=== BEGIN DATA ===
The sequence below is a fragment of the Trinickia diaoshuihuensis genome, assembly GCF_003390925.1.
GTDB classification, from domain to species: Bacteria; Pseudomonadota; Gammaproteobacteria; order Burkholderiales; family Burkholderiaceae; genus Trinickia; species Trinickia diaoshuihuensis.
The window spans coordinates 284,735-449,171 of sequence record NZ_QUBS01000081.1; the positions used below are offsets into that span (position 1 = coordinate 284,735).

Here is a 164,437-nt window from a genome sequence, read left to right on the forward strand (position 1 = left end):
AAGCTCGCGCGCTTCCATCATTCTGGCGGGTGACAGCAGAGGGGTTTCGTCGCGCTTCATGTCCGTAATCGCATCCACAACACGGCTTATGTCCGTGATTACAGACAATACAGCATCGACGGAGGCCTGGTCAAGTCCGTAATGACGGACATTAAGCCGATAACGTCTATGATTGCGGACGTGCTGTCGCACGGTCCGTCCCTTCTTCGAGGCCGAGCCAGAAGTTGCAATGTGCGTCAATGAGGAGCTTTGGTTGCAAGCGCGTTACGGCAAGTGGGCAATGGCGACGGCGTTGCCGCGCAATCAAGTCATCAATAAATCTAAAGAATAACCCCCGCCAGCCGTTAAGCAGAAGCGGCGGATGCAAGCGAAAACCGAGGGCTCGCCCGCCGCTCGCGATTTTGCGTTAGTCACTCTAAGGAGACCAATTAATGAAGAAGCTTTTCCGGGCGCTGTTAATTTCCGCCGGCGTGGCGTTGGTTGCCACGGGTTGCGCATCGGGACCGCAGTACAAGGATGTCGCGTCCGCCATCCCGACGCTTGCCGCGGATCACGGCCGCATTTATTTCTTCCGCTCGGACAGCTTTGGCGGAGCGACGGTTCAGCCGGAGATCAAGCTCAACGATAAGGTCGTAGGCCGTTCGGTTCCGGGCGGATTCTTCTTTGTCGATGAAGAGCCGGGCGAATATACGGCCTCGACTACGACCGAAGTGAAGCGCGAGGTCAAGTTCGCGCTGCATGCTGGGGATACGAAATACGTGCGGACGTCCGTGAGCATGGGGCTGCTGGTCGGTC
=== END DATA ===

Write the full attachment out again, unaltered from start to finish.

The sequence below is a fragment of the Trinickia diaoshuihuensis genome, assembly GCF_003390925.1.
GTDB classification, from domain to species: Bacteria; Pseudomonadota; Gammaproteobacteria; order Burkholderiales; family Burkholderiaceae; genus Trinickia; species Trinickia diaoshuihuensis.
The window spans coordinates 284,735-449,171 of sequence record NZ_QUBS01000081.1; the positions used below are offsets into that span (position 1 = coordinate 284,735).

Here is a 164,437-nt window from a genome sequence, read left to right on the forward strand (position 1 = left end):
AAGCTCGCGCGCTTCCATCATTCTGGCGGGTGACAGCAGAGGGGTTTCGTCGCGCTTCATGTCCGTAATCGCATCCACAACACGGCTTATGTCCGTGATTACAGACAATACAGCATCGACGGAGGCCTGGTCAAGTCCGTAATGACGGACATTAAGCCGATAACGTCTATGATTGCGGACGTGCTGTCGCACGGTCCGTCCCTTCTTCGAGGCCGAGCCAGAAGTTGCAATGTGCGTCAATGAGGAGCTTTGGTTGCAAGCGCGTTACGGCAAGTGGGCAATGGCGACGGCGTTGCCGCGCAATCAAGTCATCAATAAATCTAAAGAATAACCCCCGCCAGCCGTTAAGCAGAAGCGGCGGATGCAAGCGAAAACCGAGGGCTCGCCCGCCGCTCGCGATTTTGCGTTAGTCACTCTAAGGAGACCAATTAATGAAGAAGCTTTTCCGGGCGCTGTTAATTTCCGCCGGCGTGGCGTTGGTTGCCACGGGTTGCGCATCGGGACCGCAGTACAAGGATGTCGCGTCCGCCATCCCGACGCTTGCCGCGGATCACGGCCGCATTTATTTCTTCCGCTCGGACAGCTTTGGCGGAGCGACGGTTCAGCCGGAGATCAAGCTCAACGATAAGGTCGTAGGCCGTTCGGTTCCGGGCGGATTCTTCTTTGTCGATGAAGAGCCGGGCGAATATACGGCCTCGACTACGACCGAAGTGAAGCGCGAGGTCAAGTTCGCGCTGCATGCTGGGGATACGAAATACGTGCGGACGTCCGTGAGCATGGGGCTGCTGGTCGGTC